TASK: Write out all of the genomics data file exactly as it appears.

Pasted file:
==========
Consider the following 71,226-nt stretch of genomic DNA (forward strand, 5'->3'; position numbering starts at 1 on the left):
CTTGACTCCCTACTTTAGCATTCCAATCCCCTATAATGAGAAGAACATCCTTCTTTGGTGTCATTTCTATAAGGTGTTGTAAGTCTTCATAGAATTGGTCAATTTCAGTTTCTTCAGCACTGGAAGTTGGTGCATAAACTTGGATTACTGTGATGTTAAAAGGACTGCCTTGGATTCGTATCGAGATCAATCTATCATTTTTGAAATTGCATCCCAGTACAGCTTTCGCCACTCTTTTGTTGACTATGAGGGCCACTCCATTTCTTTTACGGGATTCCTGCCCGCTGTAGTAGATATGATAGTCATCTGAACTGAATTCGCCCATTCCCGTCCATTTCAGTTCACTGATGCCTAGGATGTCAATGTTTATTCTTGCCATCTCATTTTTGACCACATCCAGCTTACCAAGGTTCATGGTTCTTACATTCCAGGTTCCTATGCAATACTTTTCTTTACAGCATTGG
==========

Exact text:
Consider the following 71,226-nt stretch of genomic DNA (forward strand, 5'->3'; position numbering starts at 1 on the left):
CTTGACTCCCTACTTTAGCATTCCAATCCCCTATAATGAGAAGAACATCCTTCTTTGGTGTCATTTCTATAAGGTGTTGTAAGTCTTCATAGAATTGGTCAATTTCAGTTTCTTCAGCACTGGAAGTTGGTGCATAAACTTGGATTACTGTGATGTTAAAAGGACTGCCTTGGATTCGTATCGAGATCAATCTATCATTTTTGAAATTGCATCCCAGTACAGCTTTCGCCACTCTTTTGTTGACTATGAGGGCCACTCCATTTCTTTTACGGGATTCCTGCCCGCTGTAGTAGATATGATAGTCATCTGAACTGAATTCGCCCATTCCCGTCCATTTCAGTTCACTGATGCCTAGGATGTCAATGTTTATTCTTGCCATCTCATTTTTGACCACATCCAGCTTACCAAGGTTCATGGTTCTTACATTCCAGGTTCCTATGCAATACTTTTCTTTACAGCATTGG